Terry Lavery, CCIM, CPM, GRI
The Tucson Real Estate Investment market is in a quandary. Huge out-of-state investors have purchased over $100 MILLION DOLLARS of Tucson’s finest retail properties so far this year as these investors are looking across the country for premium properties to invest in. Our Central Business District is continuing its six year renaissance with a potential new convention center hotel and further downtown development. Oro Valley is exploding along Oracle Road with new development all the way to the Dove Mountain Resort. Marana has two discount malls competing for space along a recently improved I-10. National private REITs have raised over $19.6 billion dollars for more purchases nationwide. The stock market is trading near 2007 highs. Wall Street has great merger and acquisition activity. Life seems so much better than our recent five years. Why worry? What’s the quandary?
We should worry because we are reporting on real estate investing that has risks and returns. Our risks moving forward are formidable. Our government has spent all its energy to get our economy to this point and our recovery has been pathetic in terms of annual economic growth and job creation, especially here in Tucson. The dysfunctional legislative branch of our national government has not passed a budget in six years and controls spending by sequestrations. Furthermore, now we have only a few weeks left for congress to fix 2014 before mid-term elections by our congressional calendar. Iraq is a mess, with predictions that oil could shoot over $150.00 a barrel which would have a severe impact on our economy, especially considering its fragile state. Finally, the sinister phenomena known as inflation with rising food, meat, oil, gas, rent, and medical costs is lurking around the corner. Recently, chicken, beef and fish hit all-time highs. The Fed Chairman says inflation is in check, but they are considering raising interest rates. Why worry?
As to local business velocity, we are not at 2005 levels for residential or commercial in Tucson. Compared to other markets of similar size to Tucson, we have one-third the economic purchasing power as compared to our city’s peers. When we compare office and industrial markets, we in Tucson follow distribution centers (New York, Chicago, Inland Empire, and Dallas) and primary markets (Houston, Phoenix, Denver and Atlanta). For those fore-mention cities, they have functional governments that create a growth opportunity, in which Tucson receives a little trickle-down effect. Arizona state income tax on corporations does not help major employment relocations and the ACA has little money to give. Buyers and investors seek stable and improving markets to invest. We have many choices of old mom and pop buildings which are not intuitional grade quality and lack the 40-foot clear heights demanded by, say a logistic company. We have to build-to-suit to entice new business to Tucson with current demanded properties….not Tucson’s currently available old, functional obsolete buildings with low rent projections and high property taxes. Tucson CAP rates are currently between 4 percent and 12 percent based on location, size, quality, income, and property type. The best investments currently are mostly multi-family under 50 units. Premium properties, such as El Con, are selling at a premium.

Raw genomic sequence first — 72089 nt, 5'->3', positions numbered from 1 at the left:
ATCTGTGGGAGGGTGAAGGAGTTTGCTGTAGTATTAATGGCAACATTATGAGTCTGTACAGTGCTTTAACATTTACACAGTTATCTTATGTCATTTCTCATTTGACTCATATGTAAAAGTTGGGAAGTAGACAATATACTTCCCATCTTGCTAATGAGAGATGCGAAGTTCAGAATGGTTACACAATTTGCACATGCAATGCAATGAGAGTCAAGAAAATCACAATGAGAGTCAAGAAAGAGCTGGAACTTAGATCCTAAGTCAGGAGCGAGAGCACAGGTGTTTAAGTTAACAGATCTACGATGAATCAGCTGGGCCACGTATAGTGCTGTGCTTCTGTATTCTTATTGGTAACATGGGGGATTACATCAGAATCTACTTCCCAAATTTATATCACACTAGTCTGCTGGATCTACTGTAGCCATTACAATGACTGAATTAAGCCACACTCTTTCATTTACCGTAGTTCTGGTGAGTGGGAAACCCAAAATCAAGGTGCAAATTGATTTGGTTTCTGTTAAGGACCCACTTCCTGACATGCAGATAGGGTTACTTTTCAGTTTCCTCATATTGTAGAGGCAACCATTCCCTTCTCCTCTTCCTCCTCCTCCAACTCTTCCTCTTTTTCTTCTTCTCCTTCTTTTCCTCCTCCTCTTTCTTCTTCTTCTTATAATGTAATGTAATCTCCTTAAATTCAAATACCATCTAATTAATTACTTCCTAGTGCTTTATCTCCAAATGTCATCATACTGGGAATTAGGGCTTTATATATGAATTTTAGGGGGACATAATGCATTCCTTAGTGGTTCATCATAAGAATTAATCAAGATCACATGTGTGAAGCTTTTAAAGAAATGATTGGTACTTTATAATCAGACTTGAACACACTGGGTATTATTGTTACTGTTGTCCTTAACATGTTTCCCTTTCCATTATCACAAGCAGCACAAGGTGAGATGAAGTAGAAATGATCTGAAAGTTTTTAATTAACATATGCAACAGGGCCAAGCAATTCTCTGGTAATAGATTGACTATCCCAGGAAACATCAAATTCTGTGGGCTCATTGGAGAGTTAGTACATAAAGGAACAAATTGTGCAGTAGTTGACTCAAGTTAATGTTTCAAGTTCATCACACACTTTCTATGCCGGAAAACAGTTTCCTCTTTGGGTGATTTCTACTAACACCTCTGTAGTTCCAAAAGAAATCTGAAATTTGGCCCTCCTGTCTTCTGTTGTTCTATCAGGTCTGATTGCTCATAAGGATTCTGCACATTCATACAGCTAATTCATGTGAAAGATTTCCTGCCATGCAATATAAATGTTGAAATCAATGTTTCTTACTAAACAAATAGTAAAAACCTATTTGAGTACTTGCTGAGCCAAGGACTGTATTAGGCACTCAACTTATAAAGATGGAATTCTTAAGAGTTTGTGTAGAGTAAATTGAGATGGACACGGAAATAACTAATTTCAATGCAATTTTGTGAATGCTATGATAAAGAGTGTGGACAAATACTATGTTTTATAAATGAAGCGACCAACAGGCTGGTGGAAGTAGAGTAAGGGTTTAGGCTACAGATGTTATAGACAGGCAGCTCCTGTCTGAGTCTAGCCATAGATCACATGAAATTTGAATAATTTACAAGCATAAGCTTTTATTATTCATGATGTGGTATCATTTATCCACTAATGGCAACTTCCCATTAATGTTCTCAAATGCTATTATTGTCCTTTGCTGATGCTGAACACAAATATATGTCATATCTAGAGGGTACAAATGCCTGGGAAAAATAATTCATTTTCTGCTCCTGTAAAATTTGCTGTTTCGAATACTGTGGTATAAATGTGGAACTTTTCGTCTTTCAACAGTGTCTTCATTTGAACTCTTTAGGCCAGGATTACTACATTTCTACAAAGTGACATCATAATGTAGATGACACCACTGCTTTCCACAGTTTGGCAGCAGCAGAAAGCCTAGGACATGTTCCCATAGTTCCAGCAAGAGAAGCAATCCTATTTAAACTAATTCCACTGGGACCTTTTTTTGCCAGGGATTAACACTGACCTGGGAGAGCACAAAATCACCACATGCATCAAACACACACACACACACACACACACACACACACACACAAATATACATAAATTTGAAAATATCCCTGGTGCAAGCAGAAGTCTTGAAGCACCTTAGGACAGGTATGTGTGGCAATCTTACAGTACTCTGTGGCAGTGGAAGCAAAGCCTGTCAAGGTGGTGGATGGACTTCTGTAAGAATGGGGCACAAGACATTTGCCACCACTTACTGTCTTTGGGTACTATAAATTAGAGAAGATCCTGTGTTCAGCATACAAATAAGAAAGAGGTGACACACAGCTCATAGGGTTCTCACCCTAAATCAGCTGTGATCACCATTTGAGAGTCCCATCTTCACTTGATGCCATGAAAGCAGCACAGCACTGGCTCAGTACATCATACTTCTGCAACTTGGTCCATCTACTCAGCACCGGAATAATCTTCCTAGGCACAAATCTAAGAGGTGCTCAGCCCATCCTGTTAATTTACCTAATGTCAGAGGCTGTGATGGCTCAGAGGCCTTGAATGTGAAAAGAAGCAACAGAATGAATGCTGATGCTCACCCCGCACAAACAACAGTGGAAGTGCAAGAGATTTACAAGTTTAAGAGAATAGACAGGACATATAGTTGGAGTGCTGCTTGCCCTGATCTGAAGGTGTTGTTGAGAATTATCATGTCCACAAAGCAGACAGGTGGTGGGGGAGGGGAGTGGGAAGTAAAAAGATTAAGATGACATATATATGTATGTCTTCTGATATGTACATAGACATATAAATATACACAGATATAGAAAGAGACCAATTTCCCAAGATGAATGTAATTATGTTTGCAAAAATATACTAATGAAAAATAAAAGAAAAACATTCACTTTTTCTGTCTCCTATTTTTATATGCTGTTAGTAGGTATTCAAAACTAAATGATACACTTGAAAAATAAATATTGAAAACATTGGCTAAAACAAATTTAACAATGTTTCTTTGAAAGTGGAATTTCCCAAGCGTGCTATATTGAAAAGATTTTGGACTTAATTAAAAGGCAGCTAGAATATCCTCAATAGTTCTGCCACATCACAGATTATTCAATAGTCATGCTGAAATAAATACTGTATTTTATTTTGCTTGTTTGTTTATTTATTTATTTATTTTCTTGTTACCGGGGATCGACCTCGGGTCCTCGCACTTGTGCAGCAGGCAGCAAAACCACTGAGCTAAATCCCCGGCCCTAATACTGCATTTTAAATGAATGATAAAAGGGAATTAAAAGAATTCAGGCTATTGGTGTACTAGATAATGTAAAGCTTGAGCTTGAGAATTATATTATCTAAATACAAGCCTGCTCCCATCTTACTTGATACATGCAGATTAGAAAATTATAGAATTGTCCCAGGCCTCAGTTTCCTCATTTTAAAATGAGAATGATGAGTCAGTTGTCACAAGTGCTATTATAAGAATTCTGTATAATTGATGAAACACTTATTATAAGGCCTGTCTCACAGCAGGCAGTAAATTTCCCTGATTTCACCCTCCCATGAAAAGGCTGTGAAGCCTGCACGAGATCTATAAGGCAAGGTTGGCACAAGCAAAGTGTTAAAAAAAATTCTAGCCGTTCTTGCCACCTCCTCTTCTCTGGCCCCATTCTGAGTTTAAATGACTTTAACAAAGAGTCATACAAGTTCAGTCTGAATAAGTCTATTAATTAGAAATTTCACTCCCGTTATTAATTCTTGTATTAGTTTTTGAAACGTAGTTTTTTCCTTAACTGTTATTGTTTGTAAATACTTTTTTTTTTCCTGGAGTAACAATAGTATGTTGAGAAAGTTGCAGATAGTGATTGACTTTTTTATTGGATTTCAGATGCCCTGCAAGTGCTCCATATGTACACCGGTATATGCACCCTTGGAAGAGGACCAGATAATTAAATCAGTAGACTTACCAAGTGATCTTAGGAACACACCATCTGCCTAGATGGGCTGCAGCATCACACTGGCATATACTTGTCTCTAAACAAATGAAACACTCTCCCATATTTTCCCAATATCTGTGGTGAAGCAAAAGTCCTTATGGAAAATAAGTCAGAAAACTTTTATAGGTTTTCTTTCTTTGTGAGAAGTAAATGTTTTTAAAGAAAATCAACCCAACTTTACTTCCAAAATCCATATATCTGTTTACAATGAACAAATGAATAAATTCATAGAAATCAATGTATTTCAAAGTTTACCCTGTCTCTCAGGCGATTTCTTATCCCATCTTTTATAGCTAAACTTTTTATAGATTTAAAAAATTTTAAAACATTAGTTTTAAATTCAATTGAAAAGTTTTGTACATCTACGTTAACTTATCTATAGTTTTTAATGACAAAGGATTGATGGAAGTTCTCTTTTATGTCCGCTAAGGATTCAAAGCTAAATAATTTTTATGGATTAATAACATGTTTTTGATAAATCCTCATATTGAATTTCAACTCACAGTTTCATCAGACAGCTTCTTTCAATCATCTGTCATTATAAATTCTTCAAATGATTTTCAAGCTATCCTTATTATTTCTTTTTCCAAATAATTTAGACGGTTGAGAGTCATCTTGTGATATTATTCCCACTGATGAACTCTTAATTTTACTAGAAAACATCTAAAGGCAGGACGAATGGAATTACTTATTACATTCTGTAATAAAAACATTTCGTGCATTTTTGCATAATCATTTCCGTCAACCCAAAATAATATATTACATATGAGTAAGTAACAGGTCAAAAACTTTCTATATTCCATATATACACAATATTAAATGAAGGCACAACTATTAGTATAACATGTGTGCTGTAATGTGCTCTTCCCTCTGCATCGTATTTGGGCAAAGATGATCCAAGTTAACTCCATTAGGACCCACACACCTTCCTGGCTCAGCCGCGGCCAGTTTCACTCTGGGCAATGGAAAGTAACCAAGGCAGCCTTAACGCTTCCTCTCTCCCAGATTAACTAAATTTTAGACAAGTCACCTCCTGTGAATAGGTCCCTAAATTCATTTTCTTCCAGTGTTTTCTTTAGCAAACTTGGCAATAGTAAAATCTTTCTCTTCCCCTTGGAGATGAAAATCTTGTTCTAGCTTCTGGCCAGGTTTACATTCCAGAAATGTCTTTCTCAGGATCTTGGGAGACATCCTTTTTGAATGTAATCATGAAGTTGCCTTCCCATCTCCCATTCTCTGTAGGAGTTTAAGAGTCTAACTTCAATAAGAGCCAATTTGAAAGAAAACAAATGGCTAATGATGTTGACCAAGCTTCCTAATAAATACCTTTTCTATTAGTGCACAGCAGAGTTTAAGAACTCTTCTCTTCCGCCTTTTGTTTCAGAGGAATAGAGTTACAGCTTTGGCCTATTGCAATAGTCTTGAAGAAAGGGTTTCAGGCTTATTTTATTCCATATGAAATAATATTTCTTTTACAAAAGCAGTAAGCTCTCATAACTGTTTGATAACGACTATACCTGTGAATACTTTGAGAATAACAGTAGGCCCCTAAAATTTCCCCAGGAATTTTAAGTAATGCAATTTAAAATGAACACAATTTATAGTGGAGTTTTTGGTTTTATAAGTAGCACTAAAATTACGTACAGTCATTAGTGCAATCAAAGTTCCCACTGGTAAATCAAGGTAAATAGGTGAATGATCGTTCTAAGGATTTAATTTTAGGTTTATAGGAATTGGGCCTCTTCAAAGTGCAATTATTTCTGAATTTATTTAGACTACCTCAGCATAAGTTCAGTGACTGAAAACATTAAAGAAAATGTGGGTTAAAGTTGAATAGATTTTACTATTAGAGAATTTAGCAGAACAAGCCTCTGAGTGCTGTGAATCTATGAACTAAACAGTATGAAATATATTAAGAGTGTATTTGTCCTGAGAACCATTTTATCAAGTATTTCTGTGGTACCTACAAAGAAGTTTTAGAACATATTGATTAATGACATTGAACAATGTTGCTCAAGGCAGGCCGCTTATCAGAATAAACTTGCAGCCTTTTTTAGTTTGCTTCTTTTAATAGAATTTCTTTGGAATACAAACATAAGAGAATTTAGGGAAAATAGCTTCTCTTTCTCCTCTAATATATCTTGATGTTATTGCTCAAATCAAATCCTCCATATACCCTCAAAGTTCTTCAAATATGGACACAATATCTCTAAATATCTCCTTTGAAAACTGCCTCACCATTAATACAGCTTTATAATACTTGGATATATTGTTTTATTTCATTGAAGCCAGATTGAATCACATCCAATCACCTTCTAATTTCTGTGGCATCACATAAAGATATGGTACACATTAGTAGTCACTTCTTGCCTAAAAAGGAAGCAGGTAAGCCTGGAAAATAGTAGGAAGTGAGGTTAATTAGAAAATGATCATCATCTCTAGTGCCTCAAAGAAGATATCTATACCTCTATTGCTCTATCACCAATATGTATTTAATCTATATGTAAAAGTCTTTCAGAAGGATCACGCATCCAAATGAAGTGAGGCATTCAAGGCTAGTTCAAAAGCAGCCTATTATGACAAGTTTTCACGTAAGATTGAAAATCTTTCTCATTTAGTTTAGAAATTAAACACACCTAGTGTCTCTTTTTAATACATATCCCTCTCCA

However, it is difficult to get excited to invest in Office, Industrial, or Land given Tucson’s current economic condition and lack of business vitality or velocity. Apartments (greater than 100 units) are not that attractive given the low cap rates and the threat of Davis Monthan closing. This real danger is casting a dark shadow over all investment classes.
In conclusion, without a middle class to buy homes or consumer goods and a robust job environment which provides stability, our investment market will continue to suffer. If the Fed raises interest rates beyond reasonable expectations, the predictable downturn would not only affect our economy, but specifically the few bright spots such as our university and the central business district. It may get ugly, but the closure of DM would be a disaster. Interest rates will become favorable again, but DM’s closure would affect Tucson for decades.